Monday, February 14, 2011

Chop Suey on the Prairies: A Travelling Exhibit from the Royal Alberta Museum

From the Royal Alberta Museum: "There are more Chinese restaurants in North America than there are fast food outlets combined. They range in size and grandeur from upscale banquet halls serving over 500 people to family-run, hole-in-the-wall cafés where the parents cook and serve while the children do homework or clean vegetables in the corner. Chinese restaurants have become so much a part of our landscape that it is hard to imagine a time when they were considered exotic.

All across the prairies, Chinese restaurants can be found in almost every town and hamlet. While the families that have run these restaurants may have changed over the years, the restaurants remain and have become indispensable centres of small town life."

The Peace River Museum, Archives and Mackenzie Centre's newest exhibit will be a travelling exhibit from the Royal Alberta Museum. From March to May 2011, we will be hosting "Chop Suey on the Prairies: A Reflection on Chinese Restaurants". This exhibit will feature stories and artifacts from restaurants across Alberta with a special focus on the restaurants in the Peace Region.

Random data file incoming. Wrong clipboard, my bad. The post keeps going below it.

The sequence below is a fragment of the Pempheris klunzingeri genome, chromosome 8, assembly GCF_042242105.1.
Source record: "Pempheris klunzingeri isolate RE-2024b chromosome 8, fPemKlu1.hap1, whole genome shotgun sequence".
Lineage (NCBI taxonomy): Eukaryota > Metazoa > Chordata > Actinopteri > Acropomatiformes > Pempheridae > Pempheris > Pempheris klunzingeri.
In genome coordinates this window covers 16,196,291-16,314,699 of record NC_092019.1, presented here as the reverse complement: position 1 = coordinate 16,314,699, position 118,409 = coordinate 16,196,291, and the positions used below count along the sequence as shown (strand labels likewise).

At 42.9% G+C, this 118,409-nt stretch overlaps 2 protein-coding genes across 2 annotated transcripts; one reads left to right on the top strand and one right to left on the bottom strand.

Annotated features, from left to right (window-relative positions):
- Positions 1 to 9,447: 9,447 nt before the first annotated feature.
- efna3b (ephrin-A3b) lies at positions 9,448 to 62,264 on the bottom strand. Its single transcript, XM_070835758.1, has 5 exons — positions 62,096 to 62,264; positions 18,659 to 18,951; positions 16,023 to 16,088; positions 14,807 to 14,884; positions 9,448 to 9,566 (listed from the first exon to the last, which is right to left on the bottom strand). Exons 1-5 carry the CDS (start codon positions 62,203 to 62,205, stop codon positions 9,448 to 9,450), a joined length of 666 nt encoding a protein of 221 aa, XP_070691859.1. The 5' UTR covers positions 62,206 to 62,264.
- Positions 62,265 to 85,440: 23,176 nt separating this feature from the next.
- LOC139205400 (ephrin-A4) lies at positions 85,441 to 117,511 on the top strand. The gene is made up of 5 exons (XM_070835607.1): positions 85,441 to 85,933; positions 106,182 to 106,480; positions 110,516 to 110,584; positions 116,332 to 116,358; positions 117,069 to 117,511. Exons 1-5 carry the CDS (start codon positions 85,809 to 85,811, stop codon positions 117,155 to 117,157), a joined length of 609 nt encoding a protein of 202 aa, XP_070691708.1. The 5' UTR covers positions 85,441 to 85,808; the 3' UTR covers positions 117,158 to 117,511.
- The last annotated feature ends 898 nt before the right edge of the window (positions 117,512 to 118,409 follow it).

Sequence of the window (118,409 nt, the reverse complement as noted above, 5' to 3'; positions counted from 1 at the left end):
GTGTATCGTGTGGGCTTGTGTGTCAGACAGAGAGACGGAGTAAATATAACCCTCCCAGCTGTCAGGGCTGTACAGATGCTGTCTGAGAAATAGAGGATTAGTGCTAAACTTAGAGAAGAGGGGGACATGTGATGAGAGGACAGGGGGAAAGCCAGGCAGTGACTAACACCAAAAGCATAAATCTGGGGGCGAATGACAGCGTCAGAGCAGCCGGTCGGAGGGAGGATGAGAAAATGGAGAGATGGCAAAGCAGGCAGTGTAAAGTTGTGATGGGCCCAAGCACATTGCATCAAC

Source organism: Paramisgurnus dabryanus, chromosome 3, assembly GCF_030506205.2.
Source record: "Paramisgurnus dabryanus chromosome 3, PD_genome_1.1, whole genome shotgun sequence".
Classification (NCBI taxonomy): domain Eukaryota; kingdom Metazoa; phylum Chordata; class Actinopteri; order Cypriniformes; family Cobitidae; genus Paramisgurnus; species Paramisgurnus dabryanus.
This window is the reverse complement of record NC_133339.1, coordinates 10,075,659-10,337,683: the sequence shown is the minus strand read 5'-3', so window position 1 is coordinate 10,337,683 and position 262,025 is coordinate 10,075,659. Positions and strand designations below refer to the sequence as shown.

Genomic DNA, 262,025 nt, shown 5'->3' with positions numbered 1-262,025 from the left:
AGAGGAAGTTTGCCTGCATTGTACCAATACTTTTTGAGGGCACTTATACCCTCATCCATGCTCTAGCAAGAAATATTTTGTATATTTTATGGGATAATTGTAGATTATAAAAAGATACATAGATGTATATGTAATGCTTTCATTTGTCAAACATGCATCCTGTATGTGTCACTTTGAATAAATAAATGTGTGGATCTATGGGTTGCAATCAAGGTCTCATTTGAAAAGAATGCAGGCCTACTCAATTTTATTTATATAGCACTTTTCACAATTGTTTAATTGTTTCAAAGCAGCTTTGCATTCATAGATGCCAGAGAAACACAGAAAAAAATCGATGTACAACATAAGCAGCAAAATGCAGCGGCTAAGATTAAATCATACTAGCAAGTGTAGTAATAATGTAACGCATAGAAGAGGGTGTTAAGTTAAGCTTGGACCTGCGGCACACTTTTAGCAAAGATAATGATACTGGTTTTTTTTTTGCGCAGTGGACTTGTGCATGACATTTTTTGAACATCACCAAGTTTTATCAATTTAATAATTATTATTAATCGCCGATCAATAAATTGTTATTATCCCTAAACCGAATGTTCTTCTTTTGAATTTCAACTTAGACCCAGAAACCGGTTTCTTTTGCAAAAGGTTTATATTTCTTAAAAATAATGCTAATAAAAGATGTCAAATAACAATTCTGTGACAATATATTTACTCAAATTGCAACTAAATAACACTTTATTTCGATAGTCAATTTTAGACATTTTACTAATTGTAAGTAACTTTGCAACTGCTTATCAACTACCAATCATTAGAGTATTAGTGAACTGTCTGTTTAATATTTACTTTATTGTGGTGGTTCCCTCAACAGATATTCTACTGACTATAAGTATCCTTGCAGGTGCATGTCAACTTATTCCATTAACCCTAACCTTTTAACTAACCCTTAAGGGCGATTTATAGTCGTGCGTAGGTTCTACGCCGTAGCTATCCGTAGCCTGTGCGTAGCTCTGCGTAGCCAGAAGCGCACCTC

In conjunction with the exhibit, we at the Museum would like to gather the social and cultural history of our own local Chinese restaurants, grocery stores and laundries. Do you remember the Royal Café in Grimshaw, Geo. & Lucky’s in Berwyn, Joe Hong’s in Manning and Frank Lock with the Sun Cafe in Peace River; the Golden Palace, Chong’s Café and the Star Café? Do you remember the proprietors Jack Lock, Jimmie Darr, Tom Guey, Benny Wing, Dan Der and their families? Jot down your memories of going to eat the best ice cream, or the tastiest sweet and sour pork ribs, or was it the ginger beef? Maybe it was the exotic colours of the decor you remember.

There are many ways to submit your memories:

We look forward to reading and sharing your reminisces!


Stella Edgar said...

I remember in the '30s when we arrived in Notekewin we would go there to warm up around his fire and have a hot drink before going to school. Later my sister Betsy worked for Joe Hong after school and I stayed with her. I remember him being so kind to everybody. He never locked his door. People would just sleep around his stove if there was a storm and couldn't get home. He never turned anyone away and he ran a successful restaurant. Stella (Houle) Edgar

Christopher Lord said...

I'm researching some old papers I found, and came across the Star Café. Apparently my great grandmother Rose Madsen (maiden name St. Germain) helped out (possibly ran) the cafe around (after) 1953.